Pentecost 16a

Preached: September 8, 2013

Give Up on Yourself
Luke 14:25-33

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Grace and peace to you from God our Father and our Lord and Savior Jesus Christ. Amen. The word from God through which the Holy Spirit brings us the words of Jesus is Luke 14

A large crowd was coming along with Jesus. He turned and said to them, “If anyone comes to me and does not hate his own father and mother, his wife and children, his brothers and sisters, and, yes, even his own life, he is not able to be my disciple. Whoever does not bear his own cross and come after me, is not able to be my disciple.

“For who of you, if he wants to build a tower, doesn't first sit down and count the cost to see whether he has enough to complete it? Otherwise after he lays the foundation and is not able to finish it, all who see it will begin to ridicule him, saying, ‘This man began to build and can't finish it!’

“Or what king, when he goes to engage another king in battle, doesn't first sit down and plan whether with ten thousand men he is able to meet the one coming against him with twenty thousand men. And if not, while he is still far away, he sends an envoy and asks for peace terms.

“Therefore in the same way everyone of you who does not renounce all that's your very own is not able to be my disciple.” (Luke 14:25-33).

This is the word of our Lord.

Dear friends in Christ, fellow saints washed clean in the blood of our risen Savior:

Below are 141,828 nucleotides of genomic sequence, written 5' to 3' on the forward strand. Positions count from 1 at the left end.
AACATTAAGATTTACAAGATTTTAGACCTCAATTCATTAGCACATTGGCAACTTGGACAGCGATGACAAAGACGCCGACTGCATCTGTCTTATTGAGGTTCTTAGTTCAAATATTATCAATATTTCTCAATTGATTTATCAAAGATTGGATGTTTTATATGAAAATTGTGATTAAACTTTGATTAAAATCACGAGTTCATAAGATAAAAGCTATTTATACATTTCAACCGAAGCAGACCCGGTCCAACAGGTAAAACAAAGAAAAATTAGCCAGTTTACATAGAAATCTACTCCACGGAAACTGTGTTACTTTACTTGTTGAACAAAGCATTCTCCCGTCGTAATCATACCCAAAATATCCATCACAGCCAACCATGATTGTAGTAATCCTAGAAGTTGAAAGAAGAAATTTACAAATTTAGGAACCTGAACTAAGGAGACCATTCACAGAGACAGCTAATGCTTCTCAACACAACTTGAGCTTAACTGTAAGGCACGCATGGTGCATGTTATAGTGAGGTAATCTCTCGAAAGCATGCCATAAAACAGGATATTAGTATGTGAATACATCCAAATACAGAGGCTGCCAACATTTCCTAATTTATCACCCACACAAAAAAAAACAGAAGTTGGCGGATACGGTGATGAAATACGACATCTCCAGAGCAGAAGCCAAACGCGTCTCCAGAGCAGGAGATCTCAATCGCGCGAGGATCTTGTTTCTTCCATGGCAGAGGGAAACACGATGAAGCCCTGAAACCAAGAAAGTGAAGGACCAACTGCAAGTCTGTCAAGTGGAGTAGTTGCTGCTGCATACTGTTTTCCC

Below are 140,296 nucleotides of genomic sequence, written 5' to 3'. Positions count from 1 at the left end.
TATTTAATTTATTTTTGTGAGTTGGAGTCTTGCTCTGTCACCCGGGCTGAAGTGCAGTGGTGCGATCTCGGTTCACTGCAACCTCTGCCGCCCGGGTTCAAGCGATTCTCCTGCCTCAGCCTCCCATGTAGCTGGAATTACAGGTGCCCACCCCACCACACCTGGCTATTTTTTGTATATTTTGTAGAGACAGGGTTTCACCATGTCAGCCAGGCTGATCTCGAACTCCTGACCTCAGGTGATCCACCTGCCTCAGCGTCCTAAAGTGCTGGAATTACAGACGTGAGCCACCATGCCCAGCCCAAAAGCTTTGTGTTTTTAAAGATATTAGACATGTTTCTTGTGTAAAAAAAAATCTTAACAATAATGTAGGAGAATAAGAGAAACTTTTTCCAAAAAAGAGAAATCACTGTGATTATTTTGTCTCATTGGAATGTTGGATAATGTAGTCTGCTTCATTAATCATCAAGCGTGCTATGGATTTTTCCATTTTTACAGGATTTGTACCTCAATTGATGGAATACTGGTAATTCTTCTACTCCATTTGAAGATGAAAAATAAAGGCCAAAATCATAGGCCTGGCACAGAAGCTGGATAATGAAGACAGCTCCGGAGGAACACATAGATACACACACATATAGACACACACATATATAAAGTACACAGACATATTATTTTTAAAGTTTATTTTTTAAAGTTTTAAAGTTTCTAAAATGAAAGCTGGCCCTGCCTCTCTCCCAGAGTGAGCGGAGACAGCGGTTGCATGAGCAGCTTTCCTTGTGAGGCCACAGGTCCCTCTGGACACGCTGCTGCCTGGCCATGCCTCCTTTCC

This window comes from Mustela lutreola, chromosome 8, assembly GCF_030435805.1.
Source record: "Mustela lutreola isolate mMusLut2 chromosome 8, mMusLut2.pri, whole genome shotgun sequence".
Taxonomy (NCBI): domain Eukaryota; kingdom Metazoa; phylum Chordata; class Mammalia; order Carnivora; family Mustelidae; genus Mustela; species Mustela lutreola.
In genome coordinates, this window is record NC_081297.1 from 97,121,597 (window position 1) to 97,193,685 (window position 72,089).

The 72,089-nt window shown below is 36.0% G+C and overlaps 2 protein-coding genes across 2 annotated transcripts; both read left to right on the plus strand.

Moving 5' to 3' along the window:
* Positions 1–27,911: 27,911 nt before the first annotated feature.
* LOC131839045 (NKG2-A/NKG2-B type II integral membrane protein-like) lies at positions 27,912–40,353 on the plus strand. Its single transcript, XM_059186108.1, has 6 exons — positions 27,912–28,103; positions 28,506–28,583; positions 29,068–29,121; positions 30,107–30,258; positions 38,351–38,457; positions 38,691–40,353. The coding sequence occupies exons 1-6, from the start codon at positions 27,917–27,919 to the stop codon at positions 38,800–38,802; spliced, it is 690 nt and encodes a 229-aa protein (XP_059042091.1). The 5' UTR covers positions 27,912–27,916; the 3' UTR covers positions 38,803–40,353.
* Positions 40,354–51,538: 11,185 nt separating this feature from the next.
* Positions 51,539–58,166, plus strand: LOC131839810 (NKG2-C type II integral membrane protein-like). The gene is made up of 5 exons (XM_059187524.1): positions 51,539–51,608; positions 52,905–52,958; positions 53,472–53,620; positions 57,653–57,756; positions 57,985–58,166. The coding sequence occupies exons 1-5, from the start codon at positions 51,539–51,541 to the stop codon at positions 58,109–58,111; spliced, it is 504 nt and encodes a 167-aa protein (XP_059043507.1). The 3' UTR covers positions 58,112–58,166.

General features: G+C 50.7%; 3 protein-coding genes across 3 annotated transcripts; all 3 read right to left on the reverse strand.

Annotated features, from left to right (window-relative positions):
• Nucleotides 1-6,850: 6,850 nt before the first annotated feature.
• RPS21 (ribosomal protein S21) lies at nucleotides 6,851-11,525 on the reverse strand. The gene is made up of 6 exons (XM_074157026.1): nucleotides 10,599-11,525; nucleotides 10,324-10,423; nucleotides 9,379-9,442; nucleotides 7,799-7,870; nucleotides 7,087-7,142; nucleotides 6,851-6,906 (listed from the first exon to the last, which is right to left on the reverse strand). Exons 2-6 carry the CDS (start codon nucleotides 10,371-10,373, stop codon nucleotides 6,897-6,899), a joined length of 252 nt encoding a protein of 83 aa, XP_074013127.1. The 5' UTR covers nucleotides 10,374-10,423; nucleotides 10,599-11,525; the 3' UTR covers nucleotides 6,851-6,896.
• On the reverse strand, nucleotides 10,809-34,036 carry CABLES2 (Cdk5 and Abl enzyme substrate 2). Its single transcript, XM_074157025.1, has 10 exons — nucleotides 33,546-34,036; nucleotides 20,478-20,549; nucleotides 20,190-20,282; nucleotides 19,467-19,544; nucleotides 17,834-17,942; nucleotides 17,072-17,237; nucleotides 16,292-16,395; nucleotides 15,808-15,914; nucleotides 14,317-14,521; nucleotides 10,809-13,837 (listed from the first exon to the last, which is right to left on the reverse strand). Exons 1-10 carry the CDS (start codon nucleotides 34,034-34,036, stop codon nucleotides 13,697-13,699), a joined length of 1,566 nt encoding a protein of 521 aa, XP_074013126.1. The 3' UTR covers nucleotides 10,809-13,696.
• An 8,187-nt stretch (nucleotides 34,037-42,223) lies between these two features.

Before a NASA astronaut blasts off into space, he or she goes through a rigorous program. Peak physical condition as well as the right education is necessary just to start. Then the astronaut candidate goes through nearly two years of training beginning with NASA's Basic Training, then Advanced Training, and finally, for three months before the mission, Intensive Training. To be an astronaut takes total commitment.

A person is either a NASA astronaut or they are not. There's no in between. It's not like football, baseball or volleyball, which you can participate in at many different levels. You may never play volleyball at the Olympics but you could still play in high school. You might never be a professional football player, but you could still toss the ball around on a weekend. You might never play for the Twins, but there's still Little League. But there is no such thing as a part-time or amateur astronaut. If I climb a tree or get in an airplane and make it partway to space, that does not make me partway an astronaut. Either you are one or you're not.

So also, either you are a disciple of Jesus or you are not. And Jesus' words make it clear that following him is much more difficult than any astronaut training. There is no such thing as an amateur Christian or a part-time, Sunday-morning Christian. Either you are following Jesus as his disciple or you are not. And if you are not, then you are not a Christian, even if you belong to a church, have been confirmed, are a nice person, know about Jesus, and tell people that you're Christian. None of that makes it so. To be a Christian means to be following Jesus as his disciple.

But aren't we saved by grace alone? Doesn't that mean I can coast along easy, since Jesus has done it all? Do I really have to be totally committed to following him as his disciple?